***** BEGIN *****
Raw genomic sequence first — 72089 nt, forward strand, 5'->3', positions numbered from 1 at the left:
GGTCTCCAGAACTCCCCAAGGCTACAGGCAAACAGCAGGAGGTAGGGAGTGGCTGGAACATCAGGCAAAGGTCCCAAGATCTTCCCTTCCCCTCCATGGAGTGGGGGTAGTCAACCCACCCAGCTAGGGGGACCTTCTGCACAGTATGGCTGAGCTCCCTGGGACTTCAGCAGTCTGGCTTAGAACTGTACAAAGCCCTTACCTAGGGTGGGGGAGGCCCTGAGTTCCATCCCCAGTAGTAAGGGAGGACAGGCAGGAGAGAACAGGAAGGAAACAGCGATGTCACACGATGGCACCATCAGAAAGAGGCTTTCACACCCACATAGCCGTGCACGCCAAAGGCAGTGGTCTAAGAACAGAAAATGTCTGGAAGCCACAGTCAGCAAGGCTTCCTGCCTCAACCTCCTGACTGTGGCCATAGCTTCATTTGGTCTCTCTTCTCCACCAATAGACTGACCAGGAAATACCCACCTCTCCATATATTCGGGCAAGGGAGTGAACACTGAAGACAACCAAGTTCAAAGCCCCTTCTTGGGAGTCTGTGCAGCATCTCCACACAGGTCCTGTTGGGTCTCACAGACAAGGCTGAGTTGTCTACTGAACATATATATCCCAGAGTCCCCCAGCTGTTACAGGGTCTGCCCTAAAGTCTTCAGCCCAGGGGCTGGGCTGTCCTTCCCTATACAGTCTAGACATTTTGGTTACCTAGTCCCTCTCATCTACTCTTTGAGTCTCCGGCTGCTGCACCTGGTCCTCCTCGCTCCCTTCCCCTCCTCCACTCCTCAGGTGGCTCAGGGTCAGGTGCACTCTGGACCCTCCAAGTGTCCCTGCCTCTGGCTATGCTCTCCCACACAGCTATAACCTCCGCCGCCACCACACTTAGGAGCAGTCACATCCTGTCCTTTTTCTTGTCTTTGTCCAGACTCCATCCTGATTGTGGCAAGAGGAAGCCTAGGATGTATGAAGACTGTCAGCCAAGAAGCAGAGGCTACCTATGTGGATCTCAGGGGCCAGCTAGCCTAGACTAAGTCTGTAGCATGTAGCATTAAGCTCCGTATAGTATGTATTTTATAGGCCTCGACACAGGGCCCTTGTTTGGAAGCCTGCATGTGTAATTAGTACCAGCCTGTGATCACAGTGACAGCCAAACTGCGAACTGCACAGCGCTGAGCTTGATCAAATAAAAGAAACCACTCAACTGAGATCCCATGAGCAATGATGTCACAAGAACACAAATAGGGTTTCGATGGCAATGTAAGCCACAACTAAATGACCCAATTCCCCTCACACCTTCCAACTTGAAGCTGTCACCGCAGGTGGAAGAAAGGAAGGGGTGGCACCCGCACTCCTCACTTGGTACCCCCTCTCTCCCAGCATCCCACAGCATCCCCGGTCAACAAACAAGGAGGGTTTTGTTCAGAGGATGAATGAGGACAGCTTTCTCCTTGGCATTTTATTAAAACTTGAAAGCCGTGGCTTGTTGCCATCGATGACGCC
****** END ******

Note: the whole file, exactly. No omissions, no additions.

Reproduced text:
Raw genomic sequence first — 72089 nt, forward strand, 5'->3', positions numbered from 1 at the left:
GGTCTCCAGAACTCCCCAAGGCTACAGGCAAACAGCAGGAGGTAGGGAGTGGCTGGAACATCAGGCAAAGGTCCCAAGATCTTCCCTTCCCCTCCATGGAGTGGGGGTAGTCAACCCACCCAGCTAGGGGGACCTTCTGCACAGTATGGCTGAGCTCCCTGGGACTTCAGCAGTCTGGCTTAGAACTGTACAAAGCCCTTACCTAGGGTGGGGGAGGCCCTGAGTTCCATCCCCAGTAGTAAGGGAGGACAGGCAGGAGAGAACAGGAAGGAAACAGCGATGTCACACGATGGCACCATCAGAAAGAGGCTTTCACACCCACATAGCCGTGCACGCCAAAGGCAGTGGTCTAAGAACAGAAAATGTCTGGAAGCCACAGTCAGCAAGGCTTCCTGCCTCAACCTCCTGACTGTGGCCATAGCTTCATTTGGTCTCTCTTCTCCACCAATAGACTGACCAGGAAATACCCACCTCTCCATATATTCGGGCAAGGGAGTGAACACTGAAGACAACCAAGTTCAAAGCCCCTTCTTGGGAGTCTGTGCAGCATCTCCACACAGGTCCTGTTGGGTCTCACAGACAAGGCTGAGTTGTCTACTGAACATATATATCCCAGAGTCCCCCAGCTGTTACAGGGTCTGCCCTAAAGTCTTCAGCCCAGGGGCTGGGCTGTCCTTCCCTATACAGTCTAGACATTTTGGTTACCTAGTCCCTCTCATCTACTCTTTGAGTCTCCGGCTGCTGCACCTGGTCCTCCTCGCTCCCTTCCCCTCCTCCACTCCTCAGGTGGCTCAGGGTCAGGTGCACTCTGGACCCTCCAAGTGTCCCTGCCTCTGGCTATGCTCTCCCACACAGCTATAACCTCCGCCGCCACCACACTTAGGAGCAGTCACATCCTGTCCTTTTTCTTGTCTTTGTCCAGACTCCATCCTGATTGTGGCAAGAGGAAGCCTAGGATGTATGAAGACTGTCAGCCAAGAAGCAGAGGCTACCTATGTGGATCTCAGGGGCCAGCTAGCCTAGACTAAGTCTGTAGCATGTAGCATTAAGCTCCGTATAGTATGTATTTTATAGGCCTCGACACAGGGCCCTTGTTTGGAAGCCTGCATGTGTAATTAGTACCAGCCTGTGATCACAGTGACAGCCAAACTGCGAACTGCACAGCGCTGAGCTTGATCAAATAAAAGAAACCACTCAACTGAGATCCCATGAGCAATGATGTCACAAGAACACAAATAGGGTTTCGATGGCAATGTAAGCCACAACTAAATGACCCAATTCCCCTCACACCTTCCAACTTGAAGCTGTCACCGCAGGTGGAAGAAAGGAAGGGGTGGCACCCGCACTCCTCACTTGGTACCCCCTCTCTCCCAGCATCCCACAGCATCCCCGGTCAACAAACAAGGAGGGTTTTGTTCAGAGGATGAATGAGGACAGCTTTCTCCTTGGCATTTTATTAAAACTTGAAAGCCGTGGCTTGTTGCCATCGATGACGCC